Cambodia's 'still waters' run deep

Cambodia's 'still waters' run deep

An exhibit opening at the Bophana Centre on Friday represents a collective artistic meditation on the vital role water plays in modern Cambodian history

Photo by:

TOM HUNTER

Flowers Less – Less Flowers, above, by Ouk Chim Vichet. At right, preparations for the “Still Water” exhibit near an end at Bophana Centre on Wednesday.

WHEN artist Tith Veasna decided on a theme for a new art exhibit, she asked some 16 artists to reflect on water and its role in modern Cambodian society.

The result was "Still Water", which opens Friday at the Bophana Centre in Phnom Penh.

Comprising 20 works, the exhibit represents the collective thoughts of the artists, each of whom addressed the issue of the presence - and disappearance - of "still water" in Phnom Penh.

"The exhibition is about the environment, pollution, modernity and the disappearance of Phnom Penh's once-abundant array of still water," Tith Veasna, curator of the exhibit, told the Post Wednesday.

The question Tith Veasna posed to artists was: "How does still water affect human life?"

She drew inspiration for the project from reflecting over time on the rapid disappearance of still water sources from the capital - victims of rapid and aggressive development projects.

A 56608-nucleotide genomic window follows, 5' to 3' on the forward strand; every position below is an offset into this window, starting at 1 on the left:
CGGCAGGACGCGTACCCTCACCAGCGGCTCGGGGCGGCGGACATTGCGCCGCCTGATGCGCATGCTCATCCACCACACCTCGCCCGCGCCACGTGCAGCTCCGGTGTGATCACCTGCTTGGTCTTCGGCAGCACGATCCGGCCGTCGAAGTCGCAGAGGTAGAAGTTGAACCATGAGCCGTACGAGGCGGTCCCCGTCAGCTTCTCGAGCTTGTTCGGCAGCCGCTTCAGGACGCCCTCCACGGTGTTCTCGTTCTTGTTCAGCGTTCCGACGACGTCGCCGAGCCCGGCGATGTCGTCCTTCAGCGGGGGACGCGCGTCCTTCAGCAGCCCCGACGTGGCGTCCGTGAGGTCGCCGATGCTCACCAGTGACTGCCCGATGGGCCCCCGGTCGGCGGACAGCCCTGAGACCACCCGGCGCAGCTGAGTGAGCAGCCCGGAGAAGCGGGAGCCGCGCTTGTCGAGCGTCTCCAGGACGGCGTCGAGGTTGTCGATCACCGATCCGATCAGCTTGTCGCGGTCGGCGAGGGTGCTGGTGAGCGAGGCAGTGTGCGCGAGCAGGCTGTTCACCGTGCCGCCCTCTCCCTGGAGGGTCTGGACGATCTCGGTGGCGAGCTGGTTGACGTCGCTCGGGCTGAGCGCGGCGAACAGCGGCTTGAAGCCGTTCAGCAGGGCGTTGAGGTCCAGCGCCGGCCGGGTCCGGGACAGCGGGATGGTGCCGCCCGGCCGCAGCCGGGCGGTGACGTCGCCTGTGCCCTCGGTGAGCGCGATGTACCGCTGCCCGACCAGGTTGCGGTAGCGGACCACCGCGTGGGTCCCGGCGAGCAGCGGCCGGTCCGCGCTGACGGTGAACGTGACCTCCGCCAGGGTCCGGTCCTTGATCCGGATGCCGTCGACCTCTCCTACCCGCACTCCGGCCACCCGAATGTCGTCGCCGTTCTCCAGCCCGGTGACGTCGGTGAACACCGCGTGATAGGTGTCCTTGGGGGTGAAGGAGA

"How can Phnom Penh survive on just one dirty river if all our lakes have been filled in?" Tith Veasna asked.

Sculptor Ouk Chim Vichet contributed two pieces to the exhibit constructed out of old machine guns. He chose the chouk flower as his theme for one of the pieces, which he titled Flowers Less - Less Flowers.

The chouk, or lotus, flower was once in abundant supply on the surface of Phnom Penh's lakes, Tith Veasna said. "Now, they can't be found anywhere."

HOW CAN PHNOM PENH SURVIVE ON ... ONE DIRTY RIVER IF ALL OUR LAKES HAVE BEEN FILLED IN?

Artist Mao Soveit has used her contribution to the "Still Water" exhibit to express his concern for the plight of Cambodia's rural poor.

"People who don't care about the poor are coming in and destroying their resources, destroying happy families," Mao Soveit said.

The exhibit's theme is timely, as a controversial development project begun last year continues with the reclamation of the capital's Boeung Kak lake.

Dredgers began filling in the lake in August, and the 133-hectare project, include dual commercial and residential developments, is expected to lead to the eviction of a total of 4,000 lakeside families.

Artist Tong Soprach's contribution to the exhibit includes two photographs that illustrate the changes at Boeung Kak Lake since 1990.

The first image shows the artist as a young man of 14 standing beside the lake, with the Ministry of Interior rising in the background. In the second image, two French tamarind trees on the horizon are the only recognizable feature left.

"After watching many public spaces and parks being sold in Phnom Penh, we hope that Boueng Kak Lake will still be a great place to relax and have fun for the general population," said Tong Soprach.

"Still Water" opens Friday at the Bophana Centre (No 64, Street 200) and runs until April 30.

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